After taking a year off due to COVID, New York’s Regional Economic Development Councils (REDCs) are back. There are ten REDCs across the state – one for each region – with members appointed by the Empire State Development Corporation, which is controlled by the Governor. Every year, REDC members recommend which corporations, local governments, and nonprofits should win hundreds of millions of dollars in agency projects, grants and tax credits. The awards include a broad range of activity, from upgrading small-town sewer systems to arts programs and direct subsidies to businesses. The presentation of the awards is a bit like a game show, complete with million-dollar prizes, applause, and a host (though this year’s awards will be announced on a rolling basis).
Though REDCs weigh in on over $750 million in awards, for the most part, they make non-binding recommendations on projects that state agencies and authorities are already considering. Put another way, the bulk of REDC-branded projects would happen with or without REDCs. REDCs also only exist in an advisory capacity, and have no basis in law, meaning state agencies do not have to accept REDC recommendations.
Even though REDCs mostly exist for show, watchdogs and journalists have raised a number of issues with the Councils over the years, especially conflicts of interest. It’s well-known that members of REDCs have received state grants for their own businesses. A 2017 article from the Syracuse Post-Journal notes that “eleven of the 25 current [Central New York REDC] council members represent groups that have received state grants after their projects were endorsed by the council … All told, those projects won $30 million in public money, roughly 5 percent of the $615 million the council has brought to CNY.” Companies that receive REDC-recommended funding have also donated generously to the Governor.
As advisory bodies, REDCs unsurprisingly also raise transparency concerns. Though they have a Code of Conduct, REDC members are not required to release their financial disclosure forms, and the Councils are not required to hold open meetings, though watchdogs support more advisory bodies being covered by the state Open Meetings Law (whether or not REDCs must comply with the Freedom of Information law is up for debate). Some of the Governor’s allies have said attempts to bring transparency are an “invasion of privacy” and a “ruse to end the REDCs.”
REDCs will continue to advise on the distribution of billions in grants over the next decade, so it’s crucial that advocates and journalists keep an eye on their activities. Comparing the awards to a gameshow is fun, but the gamification of economic development is no joke.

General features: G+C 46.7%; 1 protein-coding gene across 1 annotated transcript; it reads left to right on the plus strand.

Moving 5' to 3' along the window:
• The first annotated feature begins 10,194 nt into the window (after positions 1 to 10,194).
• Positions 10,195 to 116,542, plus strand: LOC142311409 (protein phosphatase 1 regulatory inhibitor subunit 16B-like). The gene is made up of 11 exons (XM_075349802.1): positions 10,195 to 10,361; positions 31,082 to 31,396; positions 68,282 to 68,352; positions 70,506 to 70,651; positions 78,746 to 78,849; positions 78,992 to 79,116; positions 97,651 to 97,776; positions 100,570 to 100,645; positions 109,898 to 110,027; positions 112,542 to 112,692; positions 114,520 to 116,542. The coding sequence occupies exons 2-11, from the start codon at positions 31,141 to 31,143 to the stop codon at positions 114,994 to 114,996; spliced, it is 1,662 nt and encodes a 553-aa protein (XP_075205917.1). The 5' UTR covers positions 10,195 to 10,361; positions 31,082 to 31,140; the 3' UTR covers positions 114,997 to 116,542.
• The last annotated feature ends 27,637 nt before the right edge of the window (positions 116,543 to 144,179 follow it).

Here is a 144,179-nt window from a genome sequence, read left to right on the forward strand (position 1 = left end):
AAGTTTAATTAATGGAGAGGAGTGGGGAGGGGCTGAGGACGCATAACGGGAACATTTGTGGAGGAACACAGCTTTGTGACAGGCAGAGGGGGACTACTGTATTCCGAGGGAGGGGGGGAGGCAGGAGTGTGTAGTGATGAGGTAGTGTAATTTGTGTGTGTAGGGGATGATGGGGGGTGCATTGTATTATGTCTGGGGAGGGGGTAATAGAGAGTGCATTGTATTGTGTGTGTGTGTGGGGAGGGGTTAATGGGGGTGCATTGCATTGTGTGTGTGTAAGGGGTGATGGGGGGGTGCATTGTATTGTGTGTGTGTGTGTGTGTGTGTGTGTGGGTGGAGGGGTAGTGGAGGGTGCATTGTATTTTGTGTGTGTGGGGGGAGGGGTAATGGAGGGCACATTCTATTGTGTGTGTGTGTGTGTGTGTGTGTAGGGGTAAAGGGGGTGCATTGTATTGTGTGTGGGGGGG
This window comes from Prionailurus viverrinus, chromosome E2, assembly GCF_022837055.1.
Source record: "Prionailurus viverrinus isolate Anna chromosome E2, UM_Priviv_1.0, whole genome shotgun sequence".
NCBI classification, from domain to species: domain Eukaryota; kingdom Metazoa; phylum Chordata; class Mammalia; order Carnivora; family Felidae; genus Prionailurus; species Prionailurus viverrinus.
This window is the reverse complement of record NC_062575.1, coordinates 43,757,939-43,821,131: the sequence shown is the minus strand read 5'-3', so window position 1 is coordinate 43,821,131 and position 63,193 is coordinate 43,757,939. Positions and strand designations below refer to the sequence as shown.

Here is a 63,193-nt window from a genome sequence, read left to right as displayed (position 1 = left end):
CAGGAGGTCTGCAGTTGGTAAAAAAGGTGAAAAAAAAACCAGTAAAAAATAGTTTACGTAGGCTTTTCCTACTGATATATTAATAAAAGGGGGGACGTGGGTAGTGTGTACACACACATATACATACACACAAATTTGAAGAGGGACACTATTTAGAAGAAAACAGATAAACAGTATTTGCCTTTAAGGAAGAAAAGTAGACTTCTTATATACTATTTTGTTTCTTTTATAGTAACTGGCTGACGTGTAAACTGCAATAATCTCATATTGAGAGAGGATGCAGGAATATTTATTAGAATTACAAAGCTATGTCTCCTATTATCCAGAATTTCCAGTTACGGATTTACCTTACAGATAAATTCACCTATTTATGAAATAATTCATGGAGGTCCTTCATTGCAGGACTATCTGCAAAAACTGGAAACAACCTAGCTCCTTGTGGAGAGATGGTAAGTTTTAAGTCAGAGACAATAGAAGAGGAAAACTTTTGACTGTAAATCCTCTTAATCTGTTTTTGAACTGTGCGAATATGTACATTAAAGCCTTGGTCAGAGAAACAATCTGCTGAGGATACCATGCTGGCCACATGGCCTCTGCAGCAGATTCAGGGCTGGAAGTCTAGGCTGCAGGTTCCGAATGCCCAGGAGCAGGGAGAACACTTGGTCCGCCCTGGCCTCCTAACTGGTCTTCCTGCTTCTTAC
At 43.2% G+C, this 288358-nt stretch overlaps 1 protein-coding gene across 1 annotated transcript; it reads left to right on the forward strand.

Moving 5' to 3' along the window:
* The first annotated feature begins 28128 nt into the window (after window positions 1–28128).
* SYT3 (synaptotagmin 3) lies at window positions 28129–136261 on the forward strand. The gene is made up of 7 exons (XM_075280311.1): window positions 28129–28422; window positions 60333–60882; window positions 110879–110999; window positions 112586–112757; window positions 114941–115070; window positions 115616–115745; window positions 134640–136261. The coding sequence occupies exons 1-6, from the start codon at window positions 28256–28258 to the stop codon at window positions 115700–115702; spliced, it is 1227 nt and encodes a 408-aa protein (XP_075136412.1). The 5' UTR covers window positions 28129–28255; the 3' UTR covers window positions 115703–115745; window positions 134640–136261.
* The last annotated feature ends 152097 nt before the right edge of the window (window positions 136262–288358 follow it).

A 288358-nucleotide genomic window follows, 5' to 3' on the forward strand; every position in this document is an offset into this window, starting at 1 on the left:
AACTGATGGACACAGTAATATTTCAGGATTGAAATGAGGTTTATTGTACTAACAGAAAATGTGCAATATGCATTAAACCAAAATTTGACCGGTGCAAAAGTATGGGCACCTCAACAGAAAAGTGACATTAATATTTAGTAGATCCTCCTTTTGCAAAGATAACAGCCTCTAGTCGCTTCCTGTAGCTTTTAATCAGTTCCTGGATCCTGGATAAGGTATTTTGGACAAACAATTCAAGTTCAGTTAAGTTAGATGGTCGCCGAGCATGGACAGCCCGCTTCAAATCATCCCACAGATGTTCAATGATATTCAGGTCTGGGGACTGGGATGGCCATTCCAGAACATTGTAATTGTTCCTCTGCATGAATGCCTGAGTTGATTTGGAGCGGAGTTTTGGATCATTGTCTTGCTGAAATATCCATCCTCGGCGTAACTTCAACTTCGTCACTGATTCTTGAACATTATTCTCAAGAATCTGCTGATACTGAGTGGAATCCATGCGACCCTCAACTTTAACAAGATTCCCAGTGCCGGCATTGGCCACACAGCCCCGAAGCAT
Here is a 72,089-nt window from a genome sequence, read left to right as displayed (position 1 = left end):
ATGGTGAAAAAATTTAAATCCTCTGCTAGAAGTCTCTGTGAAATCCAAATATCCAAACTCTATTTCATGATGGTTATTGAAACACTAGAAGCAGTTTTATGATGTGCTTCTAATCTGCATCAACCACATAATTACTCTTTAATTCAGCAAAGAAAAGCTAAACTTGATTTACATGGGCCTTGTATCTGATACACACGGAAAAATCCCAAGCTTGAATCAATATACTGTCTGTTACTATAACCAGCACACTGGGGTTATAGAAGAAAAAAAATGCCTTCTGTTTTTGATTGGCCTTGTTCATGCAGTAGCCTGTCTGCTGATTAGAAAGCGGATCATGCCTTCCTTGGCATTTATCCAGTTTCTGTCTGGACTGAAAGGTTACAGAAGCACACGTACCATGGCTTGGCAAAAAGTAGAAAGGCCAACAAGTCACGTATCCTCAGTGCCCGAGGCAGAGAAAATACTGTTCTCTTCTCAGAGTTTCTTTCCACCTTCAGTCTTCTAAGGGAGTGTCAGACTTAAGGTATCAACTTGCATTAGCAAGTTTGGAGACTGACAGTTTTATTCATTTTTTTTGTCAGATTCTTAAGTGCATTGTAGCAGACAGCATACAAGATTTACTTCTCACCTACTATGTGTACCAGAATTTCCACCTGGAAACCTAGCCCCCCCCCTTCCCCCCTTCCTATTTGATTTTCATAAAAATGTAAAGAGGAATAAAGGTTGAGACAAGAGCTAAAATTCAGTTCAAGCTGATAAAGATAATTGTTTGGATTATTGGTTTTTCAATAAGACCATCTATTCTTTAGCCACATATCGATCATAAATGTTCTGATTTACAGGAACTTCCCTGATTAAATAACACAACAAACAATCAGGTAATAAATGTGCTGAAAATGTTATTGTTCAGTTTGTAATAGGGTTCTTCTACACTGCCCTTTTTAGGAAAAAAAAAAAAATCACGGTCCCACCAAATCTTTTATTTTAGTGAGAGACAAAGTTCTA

Other subsidy news
- Monroe County’s IDA, by a 4-3 vote, just approved Amazon’s request to waive the requirement that the company hire local workers (Rochester First). Two weeks ago, we wrote about how Rochester schools suffer while Amazon gets $150 million in subsidies across the river. (Thanks to Kasia Tarczynska at Good Jobs First for tweeting).
- Niagara County’s IDA just gave tax breaks to four projects — and for one, the company won’t even have to create any jobs. They’ll get a million dollars just to retain 16 jobs (Buffalo News). (Hat tip to Jim Heaney at Investigative Post for sharing – subscribe to their weekly newsletter here.)
- Opportunity Zones census tracts won’t be expanded after all! High-five to Noah Buhayar and Lydia O’Neal at Bloomberg for their world-class reporting on this (and don’t miss our own write-up on the story here).
- Assemblymember Emily Gallagher and State Senator Brad Hoylman have introduced a bill to audit projects receiving the 421-a tax break (The Real Deal).
- New York City Economic Development Corporation has a new President and CEO (Brooklyn Eagle).
What we’re reading
- At Boondoggle, Pat Garofalo writes about mayoral candidate Andrew Yang’s transformation from subsidy foe to subsidy friend.
- Did Andy Jessy’s Giants fandom stop Philadelphia from getting HQ2? (New York Post.)
If you got this from a friend, sign up here. Subsidy Sheet is written by Tom Speaker, Policy Analyst at Reinvent Albany. Please send questions and tips to firstname.lastname@example.org. We look forward to hearing from you!